Experience the paranormal side of California state parks | Cal Parks

Experience the paranormal side of California state parks

Published: October 28, 2020

California’s land has an incredibly rich cultural and natural history. This Halloween, we have compiled the most bone chilling and unexplained close encounters taken place at California state parks. From the long history of the land to mysterious modern phenomenon, you just may experience the supernatural on your next park visit.   

Bodie State Historic Park

Bodie State Historic Park  

This town in the gold hills north of Mono Lake, which once had a population of nearly 10,000 people, is now a genuine California gold-mining ghost town. Inexplicable reports – such as smells of food cooking wafting from the Mendocino house, giggles in the cemetery from a girl accidentally killed by a mining axe, and a woman peering from a window of the Dechambeau house – are a common occurrence here. The spirits that call Bodie State Historic Park home are very protective of their property. Stealing anything from Bodie will bring a curse of misfortune upon the burglar, so you should probably keep your hands to yourself.  


Point Sur State Historic Park 

Sitting 361 feet above the surf, the Point Sur Light Station is considered one of the most haunted lighthouses in the country. It was even featured on an episode of Travel Channel’s Ghost Adventures! This turn of the century light station serves as a beacon for ships navigating some of the most treacherous waters of the California coast. More than a dozen shipwrecks have taken place near this remote lighthouse and it is also the section of coast where the USS Macon airship crashed in 1935. Because of this, the spirits of those who perished still haunt the station and its surrounding buildings. Most specifically, an apparition of a tall man in blue 19th century-style clothing has been spotted around the tower.  

Point Sur Light Station at Point Sur State Historic Park

But the unfortunate souls of shipwrecks and accidents are not the only ghosts who frequent this beautiful light station. The families of past lighthouse keepers are often heard around the property. Docents often hear the voice of Catherine Ingersoll, a Danish immigrant who was married to a lighthouse keeper, and Ruth whose ghost often closes doors in the kitchen.

Tours have recently resumed on Saturday, October 10th, 2020. Access to Point Sur is by tour only. More information on tours, tour schedules, and accessibility accommodation is available at http://www.pointsur.org/ or by calling 831-625-4419. Schedule one now and see if you can experience paranormal activity at this captivating light house.  


Anza-Borrego Desert State Park 

Covering more than 600,000 acres, Anza-Borrego Desert State Park encompasses some of the most diverse desert landscape in the world. This park offers a rich history with Native American hunting and gathering in the area as long as 5,000 years ago, and in more recent times explorers on the Southern Immigrant Trail and the Butterfield Stage. In 1850, it is said a young girl from the east arrived on the Vallecito Stage Station on the way to Sacramento to meet her fiancé. Sick from questionable water and the hardships of travel, she died shortly after arriving in a dark back bedroom inside the station.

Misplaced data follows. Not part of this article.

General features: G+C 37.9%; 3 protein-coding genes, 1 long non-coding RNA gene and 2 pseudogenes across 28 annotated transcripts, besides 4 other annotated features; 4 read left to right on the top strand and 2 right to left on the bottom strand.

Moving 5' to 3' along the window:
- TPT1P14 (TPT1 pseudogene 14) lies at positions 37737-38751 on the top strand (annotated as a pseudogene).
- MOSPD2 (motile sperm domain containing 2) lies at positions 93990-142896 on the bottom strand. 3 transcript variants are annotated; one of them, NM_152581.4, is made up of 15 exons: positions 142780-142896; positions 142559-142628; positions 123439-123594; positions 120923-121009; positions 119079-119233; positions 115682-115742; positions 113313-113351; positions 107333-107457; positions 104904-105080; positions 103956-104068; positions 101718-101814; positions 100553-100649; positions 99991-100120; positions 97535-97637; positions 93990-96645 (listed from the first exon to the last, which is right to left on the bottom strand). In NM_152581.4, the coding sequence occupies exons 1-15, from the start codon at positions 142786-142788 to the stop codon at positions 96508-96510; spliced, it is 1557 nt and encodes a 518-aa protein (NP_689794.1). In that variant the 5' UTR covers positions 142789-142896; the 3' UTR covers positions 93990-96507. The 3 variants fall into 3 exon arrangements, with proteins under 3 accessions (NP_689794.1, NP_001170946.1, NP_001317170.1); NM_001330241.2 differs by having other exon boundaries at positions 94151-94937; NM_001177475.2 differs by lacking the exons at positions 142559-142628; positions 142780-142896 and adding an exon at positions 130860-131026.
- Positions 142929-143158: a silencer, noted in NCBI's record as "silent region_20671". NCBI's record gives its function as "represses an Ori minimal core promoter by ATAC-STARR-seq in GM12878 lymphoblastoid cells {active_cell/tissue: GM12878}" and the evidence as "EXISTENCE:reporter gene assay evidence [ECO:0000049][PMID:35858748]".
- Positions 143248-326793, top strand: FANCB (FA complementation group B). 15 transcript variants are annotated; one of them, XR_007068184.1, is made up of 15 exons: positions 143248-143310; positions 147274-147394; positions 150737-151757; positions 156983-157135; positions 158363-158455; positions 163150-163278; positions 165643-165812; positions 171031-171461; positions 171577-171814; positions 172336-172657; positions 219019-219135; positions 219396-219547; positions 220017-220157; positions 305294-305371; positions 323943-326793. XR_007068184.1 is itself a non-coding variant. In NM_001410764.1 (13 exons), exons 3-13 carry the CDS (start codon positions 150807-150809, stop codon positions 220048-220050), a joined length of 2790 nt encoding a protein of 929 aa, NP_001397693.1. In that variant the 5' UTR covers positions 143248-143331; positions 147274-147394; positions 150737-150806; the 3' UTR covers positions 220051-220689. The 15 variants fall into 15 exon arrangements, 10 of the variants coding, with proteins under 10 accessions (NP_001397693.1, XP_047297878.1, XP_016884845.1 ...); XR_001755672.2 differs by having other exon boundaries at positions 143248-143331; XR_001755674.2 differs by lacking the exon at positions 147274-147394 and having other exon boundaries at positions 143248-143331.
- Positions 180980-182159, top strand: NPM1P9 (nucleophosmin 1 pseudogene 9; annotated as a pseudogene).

Valecito Station at Anza-Borrego Desert State Park | CC BY-SA 3.0

Upon her death, her baggage was searched and a brand-new white dress, decorated with lace and sewn with a fine seam, was found and assumed to have been her wedding dress. The Vallecito station workers dressed her in this and buried her in the Campo Santo, a few hundred feet east of the station. They thought they had put her to rest, but on moonlight nights, she has been seen, down through the years, walking restlessly about the station. She harms no one, but her presence is disturbing even to the most skeptical.  

Humboldt Redwoods State Park 

Located on the north coast just south of Eureka, Humboldt Redwoods State Park is home to some of the largest remaining old-growth redwoods in the world. Breathtaking redwoods are not the only things that call this enchanting park home. Extremely rare albino redwood trees, often called “Ghost Trees”, can be found throughout the park. The albino coloring is caused by a parasitic growth, making the tree unable to photosynthesize its own nutrients. Scientists don’t really understand why albino redwoods exist. Some believe they may help the host tree process toxins or heavy metals.  

Ghost tree in Humboldt Redwoods State Park

If “Ghost Trees” are not enough for you, you might be lucky enough to have an encounter with an elusive Bigfoot creature while visiting the Humboldt Area. Since 1958, Bigfoot has been spotted in and around the park. Campers have reported hearing these creatures as recently as 2017. Although some believe the sounds to be a barred owl, you can’t be sure until you listen for yourself.  

Humboldt Redwoods State Park

Finally, the spirits of the Sinkyone people are said to haunt this forest. It is said their spirits remain to protect the sacred trees. Campers have actually seen full-body aspirations standing in the dark forest staring back at them before disappearing into the mist of the forest.